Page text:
Done right, dystopian films can boast some of the most interesting stories you can find in any medium. Unfortunately, Netflix mustn't have received the memo, because their selection of high-concept dystopian flicks leaves quite a bit to be desired.

Still, we've rounded up some of the best the streaming service has to offer and actually managed to pluck out a few hidden gems we hadn't seen in years. And even if that's not enough for you, we've got one of the best John Carpenter movies ever made included in today's list. That alone more than justifies going with this theme.

Discover: 101 Movies You Should Watch on Netflix

Big Trouble in Little China (1986)

Big Trouble in Little China

"You people sit tight, hold the fort and keep the home fires burning. And if we're not back by dawn... call the president."

First of all, why hasn't Big Trouble in Little China been on this guide before now? Over 30 weeks I've been writing this series, and I've somehow managed to overlook one of Netflix's greatest movies. John Carpenter's action film is absolutely rocking (and we say that without even a tinge of irony - it's that good), kicking ass like some kind of '70s hair metal song personified. Carpenter's film is just cool; from the score to the plot to the actors, everything comes together to make a ridiculously entertaining film that, on paper, should have bombed. Kurt Russell, in particular, is on form as an all-American trucker who gets himself caught up in a magical martial-arts conflict with an ancient Chinese prince. I'm just going to stop there; if that's not all you need to know then that's all I need to know about you. Watch this damn movie.

Equilibrium (2002)


"I'm not feeling! He's the one who's feeling!"

Equilibrium's dystopian universe that sees human emotion replaced by a mass of enforcers blindly following government orders at first seems like an absolute drag. But it's not all bad, as it doesn't take too long before Christian Bale decides to put his knowledge of shooting people in increasingly extravagant ways to good use in an attempt to overthrow the world's emotionless dictators. Coming out not long after The Matrix, Equilibrium does feel a bit like a knee-jerk reaction to appropriate everything that made that film interesting, with more than a handful of visuals seemingly ripped straight out of the Wachowski's pop culture definer. But even then it's never really a problem as Equilibrium uses these elements to create a satisfyingly explosive dystopian story in its own right.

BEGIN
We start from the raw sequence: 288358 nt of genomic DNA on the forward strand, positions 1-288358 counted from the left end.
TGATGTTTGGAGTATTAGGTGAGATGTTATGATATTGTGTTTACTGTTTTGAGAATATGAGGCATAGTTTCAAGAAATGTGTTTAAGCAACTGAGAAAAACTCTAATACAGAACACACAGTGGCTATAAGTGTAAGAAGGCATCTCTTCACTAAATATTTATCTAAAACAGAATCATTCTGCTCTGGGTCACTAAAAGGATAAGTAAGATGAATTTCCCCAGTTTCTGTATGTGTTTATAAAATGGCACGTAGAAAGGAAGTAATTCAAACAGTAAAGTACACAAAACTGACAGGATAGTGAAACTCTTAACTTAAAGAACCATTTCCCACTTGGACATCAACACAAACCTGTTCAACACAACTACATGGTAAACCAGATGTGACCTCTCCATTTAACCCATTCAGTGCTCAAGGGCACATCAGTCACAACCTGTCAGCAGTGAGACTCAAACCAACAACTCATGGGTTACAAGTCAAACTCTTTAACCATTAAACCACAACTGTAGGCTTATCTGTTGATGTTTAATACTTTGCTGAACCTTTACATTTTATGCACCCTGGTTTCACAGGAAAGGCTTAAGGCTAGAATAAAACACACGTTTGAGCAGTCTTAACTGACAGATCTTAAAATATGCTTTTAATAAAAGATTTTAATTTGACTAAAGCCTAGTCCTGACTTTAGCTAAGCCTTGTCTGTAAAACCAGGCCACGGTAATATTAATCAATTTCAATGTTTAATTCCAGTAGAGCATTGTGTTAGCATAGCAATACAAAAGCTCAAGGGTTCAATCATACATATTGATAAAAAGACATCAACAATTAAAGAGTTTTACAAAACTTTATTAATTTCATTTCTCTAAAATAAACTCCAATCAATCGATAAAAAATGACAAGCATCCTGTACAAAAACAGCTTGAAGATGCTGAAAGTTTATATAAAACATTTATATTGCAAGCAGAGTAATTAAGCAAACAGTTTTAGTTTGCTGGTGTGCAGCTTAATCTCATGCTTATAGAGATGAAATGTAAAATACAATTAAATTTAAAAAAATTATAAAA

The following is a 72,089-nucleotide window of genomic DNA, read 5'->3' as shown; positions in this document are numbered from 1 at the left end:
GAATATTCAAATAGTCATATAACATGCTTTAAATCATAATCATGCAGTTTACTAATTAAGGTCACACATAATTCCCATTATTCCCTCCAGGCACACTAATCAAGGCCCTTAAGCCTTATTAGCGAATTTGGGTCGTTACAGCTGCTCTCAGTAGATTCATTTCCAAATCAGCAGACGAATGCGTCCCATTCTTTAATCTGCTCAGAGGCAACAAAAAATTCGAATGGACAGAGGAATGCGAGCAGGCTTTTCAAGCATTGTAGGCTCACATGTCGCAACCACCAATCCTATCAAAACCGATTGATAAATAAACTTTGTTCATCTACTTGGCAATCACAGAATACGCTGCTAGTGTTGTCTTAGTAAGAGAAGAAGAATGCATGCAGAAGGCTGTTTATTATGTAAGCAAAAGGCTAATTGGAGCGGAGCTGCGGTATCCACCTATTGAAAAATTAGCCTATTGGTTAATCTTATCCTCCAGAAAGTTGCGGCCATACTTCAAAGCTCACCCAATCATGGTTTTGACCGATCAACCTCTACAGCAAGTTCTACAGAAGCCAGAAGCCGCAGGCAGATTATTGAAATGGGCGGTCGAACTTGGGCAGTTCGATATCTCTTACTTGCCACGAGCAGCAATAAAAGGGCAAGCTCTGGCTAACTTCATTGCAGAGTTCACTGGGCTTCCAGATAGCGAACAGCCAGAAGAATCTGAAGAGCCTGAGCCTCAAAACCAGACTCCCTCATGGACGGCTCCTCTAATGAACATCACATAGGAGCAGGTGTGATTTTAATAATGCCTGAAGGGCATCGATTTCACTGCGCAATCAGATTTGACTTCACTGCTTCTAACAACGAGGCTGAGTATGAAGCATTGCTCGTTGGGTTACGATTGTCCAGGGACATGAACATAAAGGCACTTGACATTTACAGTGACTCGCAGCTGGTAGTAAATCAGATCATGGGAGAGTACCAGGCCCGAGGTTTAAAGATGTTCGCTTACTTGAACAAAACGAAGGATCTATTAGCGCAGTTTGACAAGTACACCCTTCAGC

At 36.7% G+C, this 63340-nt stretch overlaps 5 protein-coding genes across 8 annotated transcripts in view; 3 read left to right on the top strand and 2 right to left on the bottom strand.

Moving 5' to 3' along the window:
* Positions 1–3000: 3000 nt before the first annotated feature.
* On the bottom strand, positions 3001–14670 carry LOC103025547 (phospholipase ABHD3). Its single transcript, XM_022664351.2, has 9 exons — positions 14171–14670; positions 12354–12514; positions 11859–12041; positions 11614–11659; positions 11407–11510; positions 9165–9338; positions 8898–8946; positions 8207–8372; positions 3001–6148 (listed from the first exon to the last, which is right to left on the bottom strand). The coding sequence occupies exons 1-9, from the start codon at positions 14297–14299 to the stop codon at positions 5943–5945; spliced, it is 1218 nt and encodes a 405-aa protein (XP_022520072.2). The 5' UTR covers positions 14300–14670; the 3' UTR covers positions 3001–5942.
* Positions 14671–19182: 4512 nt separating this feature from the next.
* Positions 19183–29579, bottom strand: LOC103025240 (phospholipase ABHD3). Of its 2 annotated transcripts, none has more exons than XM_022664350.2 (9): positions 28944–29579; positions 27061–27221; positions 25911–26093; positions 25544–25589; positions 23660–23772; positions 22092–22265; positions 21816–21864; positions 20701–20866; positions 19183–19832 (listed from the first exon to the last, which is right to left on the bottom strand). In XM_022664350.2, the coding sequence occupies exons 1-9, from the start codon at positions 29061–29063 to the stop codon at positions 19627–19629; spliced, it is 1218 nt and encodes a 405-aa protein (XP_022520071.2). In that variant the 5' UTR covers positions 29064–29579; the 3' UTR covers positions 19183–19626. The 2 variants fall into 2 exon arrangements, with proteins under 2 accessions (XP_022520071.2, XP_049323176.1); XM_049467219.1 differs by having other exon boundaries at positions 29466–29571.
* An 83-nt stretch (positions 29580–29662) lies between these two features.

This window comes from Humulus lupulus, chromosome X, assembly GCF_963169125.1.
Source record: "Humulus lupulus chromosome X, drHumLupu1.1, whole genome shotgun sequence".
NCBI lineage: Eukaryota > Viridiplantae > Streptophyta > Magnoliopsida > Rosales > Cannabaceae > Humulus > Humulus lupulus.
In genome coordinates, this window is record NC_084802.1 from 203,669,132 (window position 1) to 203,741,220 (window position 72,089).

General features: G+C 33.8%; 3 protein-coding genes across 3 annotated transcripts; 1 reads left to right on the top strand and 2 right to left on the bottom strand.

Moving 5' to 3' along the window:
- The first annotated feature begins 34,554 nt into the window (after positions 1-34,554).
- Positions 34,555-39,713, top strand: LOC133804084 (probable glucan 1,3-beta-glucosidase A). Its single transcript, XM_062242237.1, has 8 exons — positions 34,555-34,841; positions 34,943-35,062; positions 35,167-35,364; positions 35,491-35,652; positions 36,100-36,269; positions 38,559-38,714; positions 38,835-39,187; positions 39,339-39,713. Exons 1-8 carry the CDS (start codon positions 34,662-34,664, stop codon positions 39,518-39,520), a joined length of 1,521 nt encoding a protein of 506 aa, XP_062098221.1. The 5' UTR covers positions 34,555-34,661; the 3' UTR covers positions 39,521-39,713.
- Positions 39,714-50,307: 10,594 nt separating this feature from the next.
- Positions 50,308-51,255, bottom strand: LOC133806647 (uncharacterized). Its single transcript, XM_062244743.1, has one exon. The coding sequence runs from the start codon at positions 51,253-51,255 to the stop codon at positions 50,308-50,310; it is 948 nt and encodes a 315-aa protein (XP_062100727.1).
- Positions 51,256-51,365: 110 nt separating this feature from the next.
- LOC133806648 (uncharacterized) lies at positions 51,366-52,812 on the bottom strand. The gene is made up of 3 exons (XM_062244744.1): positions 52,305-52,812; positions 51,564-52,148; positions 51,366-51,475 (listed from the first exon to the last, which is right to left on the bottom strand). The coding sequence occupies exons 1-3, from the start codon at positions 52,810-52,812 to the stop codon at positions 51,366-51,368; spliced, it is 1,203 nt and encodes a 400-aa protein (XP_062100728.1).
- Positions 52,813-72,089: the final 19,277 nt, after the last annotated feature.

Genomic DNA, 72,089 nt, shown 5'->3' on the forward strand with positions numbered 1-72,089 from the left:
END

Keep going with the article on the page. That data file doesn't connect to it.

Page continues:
The Hunger Games: Mockingjay Part 1 (2014)

The Hunger Games: Mockingjay Part 1

"They'll either want to kiss you, kill you, or be you."

Realistically, you don't want to start on the third part of The Hunger Games series. But because neither the first film nor the superior sequel are on Netflix currently, it means that Mockingjay Part 1 will have to do. Which isn't a big deal actually, because this film more than its predecessors really gives you the chance to explore its young-adult dystopia. While it feels a bit familiar these days (every other teen novel and film has appropriated its stylings over the past few years), the world of The Hunger Games still feels tangible and tactile, boasting well thought out lore and mythology. There's surprising complexity here, even if the films themselves don't always capitalise on it as much as they should have.

Ghost in the Shell (1995)

Ghost in the Shell

"Your standard-issue Big Gun."

Ghost in the Shell doesn't really do anything with its dystopia theme that we haven't seen before, but it probably does it better. Chronicling a world where everyone lives a life plugged-in to "the network" (the '90s were really scared of the internet), the film never underutilises its setting, creating a richly detailed playground for the bombastic set-pieces that take up much of the running time. A beautifully animated cyberpunk nightmare full of robocops, hackers and faceless internet zombies, Ghost in the Shell is one of the best dystopian flicks you can watch on Netflix.

Robocop (2014)


"Dead or alive, you're coming with me."

Even if it wasn't necessary, the 2014 Robocop remake was nowhere near as bad as many of the critics claimed it to be. Although it's not a patch on the absolutely essential original, this reinterpretation retains plenty of the elements that made that first film so intriguing, even if it does sacrifice most of the rougher edges for a wider appeal. However, it does completely nail the atmosphere of a totalitarian dystopia, creating a brilliant backdrop for the bulk of the action. While the rest of the film doesn't quite do this set-up justice, its mere presence elevates what would have otherwise been a rather generic sci-fi action film to higher levels of quality.